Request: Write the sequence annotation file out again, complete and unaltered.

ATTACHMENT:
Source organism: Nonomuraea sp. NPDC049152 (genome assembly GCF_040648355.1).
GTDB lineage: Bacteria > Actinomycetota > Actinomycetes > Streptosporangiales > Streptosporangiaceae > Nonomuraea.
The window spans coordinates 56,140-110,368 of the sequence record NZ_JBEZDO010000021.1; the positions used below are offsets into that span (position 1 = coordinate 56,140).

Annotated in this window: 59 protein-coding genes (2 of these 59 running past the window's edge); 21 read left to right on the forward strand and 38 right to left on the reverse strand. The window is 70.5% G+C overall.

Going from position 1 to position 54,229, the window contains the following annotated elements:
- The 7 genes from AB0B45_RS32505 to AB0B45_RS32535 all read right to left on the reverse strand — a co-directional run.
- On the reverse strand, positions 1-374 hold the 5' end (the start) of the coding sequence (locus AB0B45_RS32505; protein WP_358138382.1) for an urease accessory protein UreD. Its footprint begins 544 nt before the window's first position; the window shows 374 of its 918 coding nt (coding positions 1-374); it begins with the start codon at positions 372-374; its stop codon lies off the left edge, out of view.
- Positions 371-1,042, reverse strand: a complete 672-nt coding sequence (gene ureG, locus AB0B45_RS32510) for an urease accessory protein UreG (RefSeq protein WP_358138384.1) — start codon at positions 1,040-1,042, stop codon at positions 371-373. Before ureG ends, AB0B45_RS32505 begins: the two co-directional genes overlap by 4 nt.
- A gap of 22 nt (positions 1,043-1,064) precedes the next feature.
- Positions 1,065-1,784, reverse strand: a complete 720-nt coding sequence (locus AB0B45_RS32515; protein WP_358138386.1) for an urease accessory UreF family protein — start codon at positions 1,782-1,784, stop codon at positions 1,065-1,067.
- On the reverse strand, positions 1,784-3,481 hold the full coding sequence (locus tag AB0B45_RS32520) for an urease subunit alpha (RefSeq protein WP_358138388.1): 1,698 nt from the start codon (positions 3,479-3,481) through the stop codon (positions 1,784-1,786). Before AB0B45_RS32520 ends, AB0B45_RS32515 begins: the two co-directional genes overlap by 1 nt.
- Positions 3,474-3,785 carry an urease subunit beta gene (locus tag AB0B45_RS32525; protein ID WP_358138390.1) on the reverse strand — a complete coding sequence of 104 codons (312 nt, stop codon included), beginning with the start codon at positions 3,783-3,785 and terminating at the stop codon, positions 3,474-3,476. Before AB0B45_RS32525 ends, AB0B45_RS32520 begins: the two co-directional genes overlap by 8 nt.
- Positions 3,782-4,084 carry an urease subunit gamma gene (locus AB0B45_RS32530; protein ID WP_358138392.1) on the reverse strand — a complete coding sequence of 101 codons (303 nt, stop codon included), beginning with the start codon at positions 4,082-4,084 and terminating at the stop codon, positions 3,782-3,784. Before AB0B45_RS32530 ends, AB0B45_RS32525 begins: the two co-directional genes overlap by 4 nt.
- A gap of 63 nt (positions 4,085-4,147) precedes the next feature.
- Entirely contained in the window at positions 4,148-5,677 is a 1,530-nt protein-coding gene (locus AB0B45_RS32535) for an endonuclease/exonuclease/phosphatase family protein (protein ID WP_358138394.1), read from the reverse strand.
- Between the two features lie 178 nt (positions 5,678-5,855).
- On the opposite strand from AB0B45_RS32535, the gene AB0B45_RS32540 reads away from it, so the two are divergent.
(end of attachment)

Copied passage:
Source organism: Nonomuraea sp. NPDC049152 (genome assembly GCF_040648355.1).
GTDB lineage: Bacteria > Actinomycetota > Actinomycetes > Streptosporangiales > Streptosporangiaceae > Nonomuraea.
The window spans coordinates 56,140-110,368 of the sequence record NZ_JBEZDO010000021.1; the positions used below are offsets into that span (position 1 = coordinate 56,140).

Annotated in this window: 59 protein-coding genes (2 of these 59 running past the window's edge); 21 read left to right on the forward strand and 38 right to left on the reverse strand. The window is 70.5% G+C overall.

Going from position 1 to position 54,229, the window contains the following annotated elements:
- The 7 genes from AB0B45_RS32505 to AB0B45_RS32535 all read right to left on the reverse strand — a co-directional run.
- On the reverse strand, positions 1-374 hold the 5' end (the start) of the coding sequence (locus AB0B45_RS32505; protein WP_358138382.1) for an urease accessory protein UreD. Its footprint begins 544 nt before the window's first position; the window shows 374 of its 918 coding nt (coding positions 1-374); it begins with the start codon at positions 372-374; its stop codon lies off the left edge, out of view.
- Positions 371-1,042, reverse strand: a complete 672-nt coding sequence (gene ureG, locus AB0B45_RS32510) for an urease accessory protein UreG (RefSeq protein WP_358138384.1) — start codon at positions 1,040-1,042, stop codon at positions 371-373. Before ureG ends, AB0B45_RS32505 begins: the two co-directional genes overlap by 4 nt.
- A gap of 22 nt (positions 1,043-1,064) precedes the next feature.
- Positions 1,065-1,784, reverse strand: a complete 720-nt coding sequence (locus AB0B45_RS32515; protein WP_358138386.1) for an urease accessory UreF family protein — start codon at positions 1,782-1,784, stop codon at positions 1,065-1,067.
- On the reverse strand, positions 1,784-3,481 hold the full coding sequence (locus tag AB0B45_RS32520) for an urease subunit alpha (RefSeq protein WP_358138388.1): 1,698 nt from the start codon (positions 3,479-3,481) through the stop codon (positions 1,784-1,786). Before AB0B45_RS32520 ends, AB0B45_RS32515 begins: the two co-directional genes overlap by 1 nt.
- Positions 3,474-3,785 carry an urease subunit beta gene (locus tag AB0B45_RS32525; protein ID WP_358138390.1) on the reverse strand — a complete coding sequence of 104 codons (312 nt, stop codon included), beginning with the start codon at positions 3,783-3,785 and terminating at the stop codon, positions 3,474-3,476. Before AB0B45_RS32525 ends, AB0B45_RS32520 begins: the two co-directional genes overlap by 8 nt.
- Positions 3,782-4,084 carry an urease subunit gamma gene (locus AB0B45_RS32530; protein ID WP_358138392.1) on the reverse strand — a complete coding sequence of 101 codons (303 nt, stop codon included), beginning with the start codon at positions 4,082-4,084 and terminating at the stop codon, positions 3,782-3,784. Before AB0B45_RS32530 ends, AB0B45_RS32525 begins: the two co-directional genes overlap by 4 nt.
- A gap of 63 nt (positions 4,085-4,147) precedes the next feature.
- Entirely contained in the window at positions 4,148-5,677 is a 1,530-nt protein-coding gene (locus AB0B45_RS32535) for an endonuclease/exonuclease/phosphatase family protein (protein ID WP_358138394.1), read from the reverse strand.
- Between the two features lie 178 nt (positions 5,678-5,855).
- On the opposite strand from AB0B45_RS32535, the gene AB0B45_RS32540 reads away from it, so the two are divergent.